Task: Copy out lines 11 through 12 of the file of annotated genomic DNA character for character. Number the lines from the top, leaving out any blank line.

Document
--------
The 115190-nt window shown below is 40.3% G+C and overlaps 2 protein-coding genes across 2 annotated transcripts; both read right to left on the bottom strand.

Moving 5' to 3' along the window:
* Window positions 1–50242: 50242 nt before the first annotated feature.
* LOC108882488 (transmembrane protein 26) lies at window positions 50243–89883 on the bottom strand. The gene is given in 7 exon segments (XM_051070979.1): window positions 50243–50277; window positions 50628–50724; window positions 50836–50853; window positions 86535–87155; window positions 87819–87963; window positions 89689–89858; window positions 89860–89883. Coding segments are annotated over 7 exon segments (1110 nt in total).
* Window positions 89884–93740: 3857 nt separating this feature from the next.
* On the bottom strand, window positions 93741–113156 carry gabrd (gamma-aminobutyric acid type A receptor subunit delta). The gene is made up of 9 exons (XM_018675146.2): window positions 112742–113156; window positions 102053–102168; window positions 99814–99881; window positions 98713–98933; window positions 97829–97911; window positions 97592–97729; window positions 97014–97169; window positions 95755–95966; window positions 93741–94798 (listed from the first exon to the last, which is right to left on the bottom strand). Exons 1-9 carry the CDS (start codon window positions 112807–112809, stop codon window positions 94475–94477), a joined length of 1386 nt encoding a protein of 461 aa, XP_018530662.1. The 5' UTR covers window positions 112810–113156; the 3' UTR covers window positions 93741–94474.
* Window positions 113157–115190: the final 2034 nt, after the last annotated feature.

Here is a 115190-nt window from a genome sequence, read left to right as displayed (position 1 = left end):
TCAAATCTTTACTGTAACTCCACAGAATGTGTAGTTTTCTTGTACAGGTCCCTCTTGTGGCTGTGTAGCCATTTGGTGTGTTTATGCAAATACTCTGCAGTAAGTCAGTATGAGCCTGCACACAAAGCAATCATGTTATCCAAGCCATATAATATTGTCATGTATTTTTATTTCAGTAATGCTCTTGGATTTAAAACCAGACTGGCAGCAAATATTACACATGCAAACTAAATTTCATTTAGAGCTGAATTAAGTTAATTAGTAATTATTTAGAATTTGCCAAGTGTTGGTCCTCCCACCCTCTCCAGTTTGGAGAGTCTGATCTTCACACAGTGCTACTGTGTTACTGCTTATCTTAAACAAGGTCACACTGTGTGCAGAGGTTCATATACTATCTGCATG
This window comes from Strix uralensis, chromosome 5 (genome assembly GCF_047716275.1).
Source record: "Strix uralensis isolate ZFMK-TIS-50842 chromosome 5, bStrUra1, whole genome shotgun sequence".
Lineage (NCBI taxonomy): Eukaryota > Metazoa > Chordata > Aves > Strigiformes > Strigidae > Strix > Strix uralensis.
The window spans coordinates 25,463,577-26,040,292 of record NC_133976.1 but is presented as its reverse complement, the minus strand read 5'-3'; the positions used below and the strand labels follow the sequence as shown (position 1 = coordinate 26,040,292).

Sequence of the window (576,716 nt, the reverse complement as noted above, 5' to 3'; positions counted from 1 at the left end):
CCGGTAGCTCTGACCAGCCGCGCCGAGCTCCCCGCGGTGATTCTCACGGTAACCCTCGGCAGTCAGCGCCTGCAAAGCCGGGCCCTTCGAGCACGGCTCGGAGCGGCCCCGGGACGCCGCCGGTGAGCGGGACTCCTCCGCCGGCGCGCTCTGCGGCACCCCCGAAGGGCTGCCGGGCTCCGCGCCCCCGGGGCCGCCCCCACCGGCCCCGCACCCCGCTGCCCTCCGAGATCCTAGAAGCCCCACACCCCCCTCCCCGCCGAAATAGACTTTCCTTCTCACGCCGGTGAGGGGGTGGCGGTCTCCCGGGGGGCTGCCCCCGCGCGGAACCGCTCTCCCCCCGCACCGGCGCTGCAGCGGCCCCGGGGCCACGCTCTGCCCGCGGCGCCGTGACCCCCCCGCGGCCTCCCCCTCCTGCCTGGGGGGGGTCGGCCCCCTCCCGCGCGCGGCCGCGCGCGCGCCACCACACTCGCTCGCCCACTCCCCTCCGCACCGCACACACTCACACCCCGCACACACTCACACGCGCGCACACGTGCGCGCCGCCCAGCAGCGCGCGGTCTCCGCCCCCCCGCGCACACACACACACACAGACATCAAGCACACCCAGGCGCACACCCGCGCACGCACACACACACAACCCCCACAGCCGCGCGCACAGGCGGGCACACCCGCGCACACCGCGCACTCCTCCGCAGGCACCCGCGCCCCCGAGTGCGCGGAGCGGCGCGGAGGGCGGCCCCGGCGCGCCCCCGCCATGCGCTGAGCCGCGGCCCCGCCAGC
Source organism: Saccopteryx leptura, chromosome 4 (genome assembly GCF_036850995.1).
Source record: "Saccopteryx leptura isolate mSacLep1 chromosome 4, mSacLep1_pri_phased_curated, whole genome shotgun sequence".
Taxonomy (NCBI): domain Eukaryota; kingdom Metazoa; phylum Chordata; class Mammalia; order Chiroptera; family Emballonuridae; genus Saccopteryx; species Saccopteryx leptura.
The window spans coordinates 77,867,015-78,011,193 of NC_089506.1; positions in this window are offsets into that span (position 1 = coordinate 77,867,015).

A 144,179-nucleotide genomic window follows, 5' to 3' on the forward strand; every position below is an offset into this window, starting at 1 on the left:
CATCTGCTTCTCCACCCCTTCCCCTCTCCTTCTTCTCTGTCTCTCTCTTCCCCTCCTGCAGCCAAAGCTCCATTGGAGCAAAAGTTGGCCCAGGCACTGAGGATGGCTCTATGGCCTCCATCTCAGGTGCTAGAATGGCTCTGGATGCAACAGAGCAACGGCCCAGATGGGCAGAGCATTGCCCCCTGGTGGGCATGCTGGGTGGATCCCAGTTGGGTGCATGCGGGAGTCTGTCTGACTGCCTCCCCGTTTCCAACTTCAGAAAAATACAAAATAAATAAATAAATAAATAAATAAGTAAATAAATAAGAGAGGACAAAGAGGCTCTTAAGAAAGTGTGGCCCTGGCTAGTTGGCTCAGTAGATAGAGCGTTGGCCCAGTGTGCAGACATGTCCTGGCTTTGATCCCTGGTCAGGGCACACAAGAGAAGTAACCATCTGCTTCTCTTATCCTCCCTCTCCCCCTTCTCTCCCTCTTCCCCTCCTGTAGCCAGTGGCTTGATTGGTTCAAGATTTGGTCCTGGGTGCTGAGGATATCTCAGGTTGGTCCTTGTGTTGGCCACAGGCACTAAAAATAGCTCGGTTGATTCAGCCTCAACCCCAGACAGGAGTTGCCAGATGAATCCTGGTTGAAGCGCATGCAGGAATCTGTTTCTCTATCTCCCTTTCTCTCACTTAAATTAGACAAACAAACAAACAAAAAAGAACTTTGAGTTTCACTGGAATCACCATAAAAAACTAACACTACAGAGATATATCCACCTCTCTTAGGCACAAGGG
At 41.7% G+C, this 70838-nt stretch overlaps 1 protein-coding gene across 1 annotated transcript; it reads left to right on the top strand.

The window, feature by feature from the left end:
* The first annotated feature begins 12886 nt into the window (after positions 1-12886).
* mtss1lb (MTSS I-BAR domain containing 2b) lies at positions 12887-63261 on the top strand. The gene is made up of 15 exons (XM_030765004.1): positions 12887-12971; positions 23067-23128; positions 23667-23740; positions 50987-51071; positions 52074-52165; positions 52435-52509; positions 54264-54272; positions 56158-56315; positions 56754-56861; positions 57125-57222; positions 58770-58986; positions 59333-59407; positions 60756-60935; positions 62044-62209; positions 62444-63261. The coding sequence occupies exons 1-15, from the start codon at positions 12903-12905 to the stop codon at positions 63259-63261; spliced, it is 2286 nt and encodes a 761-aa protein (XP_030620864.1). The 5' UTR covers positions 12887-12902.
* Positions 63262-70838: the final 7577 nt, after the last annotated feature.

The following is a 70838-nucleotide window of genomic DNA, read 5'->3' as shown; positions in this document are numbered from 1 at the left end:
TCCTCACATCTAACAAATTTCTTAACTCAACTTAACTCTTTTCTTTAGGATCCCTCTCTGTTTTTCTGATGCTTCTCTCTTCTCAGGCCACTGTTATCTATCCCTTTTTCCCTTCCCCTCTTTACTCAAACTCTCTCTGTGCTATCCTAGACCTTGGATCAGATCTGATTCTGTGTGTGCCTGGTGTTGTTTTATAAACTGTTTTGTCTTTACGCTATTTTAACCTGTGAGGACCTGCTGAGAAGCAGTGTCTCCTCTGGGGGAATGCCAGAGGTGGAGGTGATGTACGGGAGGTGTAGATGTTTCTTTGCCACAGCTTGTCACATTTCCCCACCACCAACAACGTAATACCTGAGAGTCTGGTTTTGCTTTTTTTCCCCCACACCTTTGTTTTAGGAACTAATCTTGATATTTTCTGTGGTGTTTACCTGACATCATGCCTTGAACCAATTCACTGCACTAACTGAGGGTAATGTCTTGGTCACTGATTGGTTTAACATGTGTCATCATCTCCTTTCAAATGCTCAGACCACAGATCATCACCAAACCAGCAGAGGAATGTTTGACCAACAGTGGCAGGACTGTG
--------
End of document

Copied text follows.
Source record: "Strix uralensis isolate ZFMK-TIS-50842 chromosome 5, bStrUra1, whole genome shotgun sequence".
Lineage (NCBI taxonomy): Eukaryota > Metazoa > Chordata > Aves > Strigiformes > Strigidae > Strix > Strix uralensis.